Woo Audio has a stellar reputation and is held in high regard because of its tube-based headphone amplifiers, which rank with some of the best-sounding devices offered on the market today. When I heard that Woo Audio was coming out with a new solid-state USB DAC, it piqued my curiosity: could the company bring the sound of its wonderful tube-based gear to its solid-state digital piece?Additional Resources
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The WDS-1 DAC retails for $1,199. The review sample I received was the black version (silver is also an option), built completely out of anodized aluminum. The WDS-1 DAC does not possess external screws; it has an overall appearance that is sleek and modern. Its dimensions are nine inches wide by 12.5 inches deep by three inches high, with a weight of nine pounds. The front panel has a VFD monitor display that shows the sampling rate, along with which one of the two digital filters is engaged. It can also show the level of volume that the WDS-1 DAC is sending to the amplifier, allowing you to directly drive your amps without the need for a line stage. Below the visual display are four buttons that control volume levels, inputs, and digital filter selection. Found on the rear panel are a pair of RCA and XLR outputs, asynchronous USB 2.0, optical, AES/EBU, coaxial, and IEC inputs. Therefore, the WDS-1 can be driven by your computer or a transport. Woo Audio also sent me its new transport, the WTP-1, to use with the WDS-1 DAC for Red Book CDs. The WDS-1 DAC has a customized driver for Windows XP/Vista/7 and is a 24-bit/192kHz converter. The remote control that comes with the WDS-1 DAC is small and constructed out of aluminum. It can control any feature on the WDS-1 DAC or WTP-1 Transport.
In my experience with listening to solid-state DACs in the price range of $1,000 to $2,000, many of them do offer very good transparency, details, and dynamics with decent soundstaging. However, DACs in this price bracket often have two tendencies that get in the way of my listening enjoyment. First of all, many of these DACs produce an overall washed-out tonality that robs timbres of their natural warmth or richness. Secondly, there seems to be a lack of image density and air around individual players, resulting in a lean sound and lack of what I refer to as "meat on the bones." Because of these qualities, they make the overall presentation sound flat instead of three-dimensional.
Since Woo Audio comes from a tube-based background, could the company bring what tubes offer - rich timbres, grainless texture, air and image density - to the solid-state WDS-1? The answer to this question was clearly answered with my first musical selection: "Wheeling and Dealing" by the Milt Jackson Quintet featuring Ray Brown, from the album That's the Way It Is (Impulse!). The timbres/tonality of Jackson's vibes and Brown's bass fiddle were beautifully rendered in a rich, natural manner. The vibes sounded metallic and the bass sounded woody, just as they do in real life. The overall tonal perspective was slightly warm and full, without getting in the way of the details or pace of the music. As I was listening to the WDS-1 with this song, I kept thinking that this DAC was as "smooth as butter," which allowed me to really get into the music.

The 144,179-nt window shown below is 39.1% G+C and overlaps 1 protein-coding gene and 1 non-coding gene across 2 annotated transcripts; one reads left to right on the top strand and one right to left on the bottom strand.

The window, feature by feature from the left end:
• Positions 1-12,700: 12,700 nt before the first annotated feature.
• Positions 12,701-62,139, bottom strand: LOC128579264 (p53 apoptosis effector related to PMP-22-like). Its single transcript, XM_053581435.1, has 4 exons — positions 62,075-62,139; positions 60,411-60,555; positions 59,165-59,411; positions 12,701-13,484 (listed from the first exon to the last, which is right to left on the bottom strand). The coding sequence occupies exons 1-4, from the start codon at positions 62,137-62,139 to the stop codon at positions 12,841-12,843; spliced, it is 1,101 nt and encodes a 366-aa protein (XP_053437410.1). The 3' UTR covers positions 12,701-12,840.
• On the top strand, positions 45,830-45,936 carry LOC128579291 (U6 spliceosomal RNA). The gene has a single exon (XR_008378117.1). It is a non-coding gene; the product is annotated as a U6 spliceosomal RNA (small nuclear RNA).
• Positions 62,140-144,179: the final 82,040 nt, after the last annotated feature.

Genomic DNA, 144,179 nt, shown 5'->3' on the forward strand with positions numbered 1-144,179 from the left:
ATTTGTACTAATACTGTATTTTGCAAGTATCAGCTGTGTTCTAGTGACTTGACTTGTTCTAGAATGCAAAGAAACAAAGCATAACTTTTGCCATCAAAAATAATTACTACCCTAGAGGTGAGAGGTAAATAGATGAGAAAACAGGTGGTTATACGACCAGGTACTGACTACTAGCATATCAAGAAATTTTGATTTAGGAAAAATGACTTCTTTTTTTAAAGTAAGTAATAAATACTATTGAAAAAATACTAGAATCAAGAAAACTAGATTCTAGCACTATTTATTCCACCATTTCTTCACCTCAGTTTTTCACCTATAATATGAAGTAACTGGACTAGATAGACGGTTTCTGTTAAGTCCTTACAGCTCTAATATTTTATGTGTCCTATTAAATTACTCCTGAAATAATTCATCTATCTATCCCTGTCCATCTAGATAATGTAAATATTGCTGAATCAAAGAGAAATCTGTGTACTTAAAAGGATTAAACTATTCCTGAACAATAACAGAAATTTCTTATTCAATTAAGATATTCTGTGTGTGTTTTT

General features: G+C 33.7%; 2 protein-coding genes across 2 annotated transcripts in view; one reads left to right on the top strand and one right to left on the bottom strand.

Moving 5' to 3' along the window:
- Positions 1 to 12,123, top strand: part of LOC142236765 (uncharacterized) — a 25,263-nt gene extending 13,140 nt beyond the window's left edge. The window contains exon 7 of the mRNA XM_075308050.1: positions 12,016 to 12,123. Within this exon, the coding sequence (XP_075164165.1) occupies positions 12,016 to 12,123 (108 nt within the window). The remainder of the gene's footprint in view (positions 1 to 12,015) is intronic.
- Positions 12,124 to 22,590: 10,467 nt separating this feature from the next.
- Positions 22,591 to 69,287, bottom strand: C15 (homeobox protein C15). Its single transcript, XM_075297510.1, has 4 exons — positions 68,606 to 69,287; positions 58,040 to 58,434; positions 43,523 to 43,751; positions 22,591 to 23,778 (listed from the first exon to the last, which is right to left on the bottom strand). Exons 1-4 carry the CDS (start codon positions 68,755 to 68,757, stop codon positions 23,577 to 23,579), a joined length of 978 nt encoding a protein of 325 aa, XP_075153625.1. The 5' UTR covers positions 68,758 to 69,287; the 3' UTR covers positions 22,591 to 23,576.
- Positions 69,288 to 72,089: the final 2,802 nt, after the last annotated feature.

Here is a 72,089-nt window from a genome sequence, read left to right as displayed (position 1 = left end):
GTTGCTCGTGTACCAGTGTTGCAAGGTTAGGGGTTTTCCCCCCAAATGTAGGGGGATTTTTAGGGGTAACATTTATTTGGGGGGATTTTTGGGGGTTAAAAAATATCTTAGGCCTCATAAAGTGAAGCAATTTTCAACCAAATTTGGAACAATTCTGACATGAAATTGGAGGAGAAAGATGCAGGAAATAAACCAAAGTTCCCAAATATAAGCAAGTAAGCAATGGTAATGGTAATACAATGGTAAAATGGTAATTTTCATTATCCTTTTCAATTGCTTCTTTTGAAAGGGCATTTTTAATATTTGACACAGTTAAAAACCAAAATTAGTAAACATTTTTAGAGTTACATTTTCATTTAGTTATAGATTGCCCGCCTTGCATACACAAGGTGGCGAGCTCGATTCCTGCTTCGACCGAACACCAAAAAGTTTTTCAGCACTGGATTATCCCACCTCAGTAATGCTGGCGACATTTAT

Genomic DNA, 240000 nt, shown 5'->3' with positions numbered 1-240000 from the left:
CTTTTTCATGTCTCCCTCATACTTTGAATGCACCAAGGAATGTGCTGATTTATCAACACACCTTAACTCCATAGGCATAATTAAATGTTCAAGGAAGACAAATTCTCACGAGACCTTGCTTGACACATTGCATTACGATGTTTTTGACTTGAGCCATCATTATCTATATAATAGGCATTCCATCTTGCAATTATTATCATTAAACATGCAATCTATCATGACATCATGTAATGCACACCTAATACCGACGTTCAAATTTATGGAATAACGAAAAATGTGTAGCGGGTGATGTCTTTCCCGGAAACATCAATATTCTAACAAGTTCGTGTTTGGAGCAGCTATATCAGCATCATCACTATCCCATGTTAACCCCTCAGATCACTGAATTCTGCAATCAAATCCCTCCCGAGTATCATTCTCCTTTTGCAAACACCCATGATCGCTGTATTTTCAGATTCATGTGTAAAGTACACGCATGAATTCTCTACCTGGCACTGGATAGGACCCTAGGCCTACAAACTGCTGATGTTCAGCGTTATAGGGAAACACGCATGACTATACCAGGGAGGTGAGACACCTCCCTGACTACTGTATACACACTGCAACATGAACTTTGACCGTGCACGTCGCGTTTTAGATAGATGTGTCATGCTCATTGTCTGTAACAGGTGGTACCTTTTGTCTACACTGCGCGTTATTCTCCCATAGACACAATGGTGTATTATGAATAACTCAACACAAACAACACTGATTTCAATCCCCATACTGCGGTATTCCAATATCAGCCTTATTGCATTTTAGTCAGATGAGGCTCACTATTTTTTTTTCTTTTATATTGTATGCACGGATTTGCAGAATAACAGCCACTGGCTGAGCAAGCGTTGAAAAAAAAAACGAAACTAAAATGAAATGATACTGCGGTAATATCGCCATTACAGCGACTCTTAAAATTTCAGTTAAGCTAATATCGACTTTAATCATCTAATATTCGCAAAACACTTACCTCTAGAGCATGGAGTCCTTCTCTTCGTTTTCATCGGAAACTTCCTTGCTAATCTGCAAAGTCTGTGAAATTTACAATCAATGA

I listened to my next album, Blues for Bighead (Mapleshade) by bass player Andy McCloud, which was recorded with very high resolution/transparency. Therefore, it is a great album to test a DAC's ability to render micro details and the size and shape of the recording venue. The WDS-1 DAC did an excellent job of illustrating where the band members were sitting or standing in the recording studio. You could also clearly hear the very faint chatter between the players as they urged each other on during their solos. Also, the image density and air around them could be clearly heard, so the music did have some "meat on the bones" and never sounded lean or thin at all.
In order to evaluate the DAC's ability to deliver macro-dynamics, bass extension/control and pop to the music, I chose Herbie Hancock's classic fusion album Head Hunters (Columbia/Legacy) as my final selection. The WDS-1 is quite musical, almost analog in its overall presentation; however, on Hancock's song "Chameleon," which has a funk kick and a powerful bass riff, the WDS-1 DAC delivered the punch and drive of this music in a very realistic way. The bottom end was taut and powerful, without being loose or sloppy in any way.Read about the high points and low points of the Woo Audio WDS-1 on Page 2.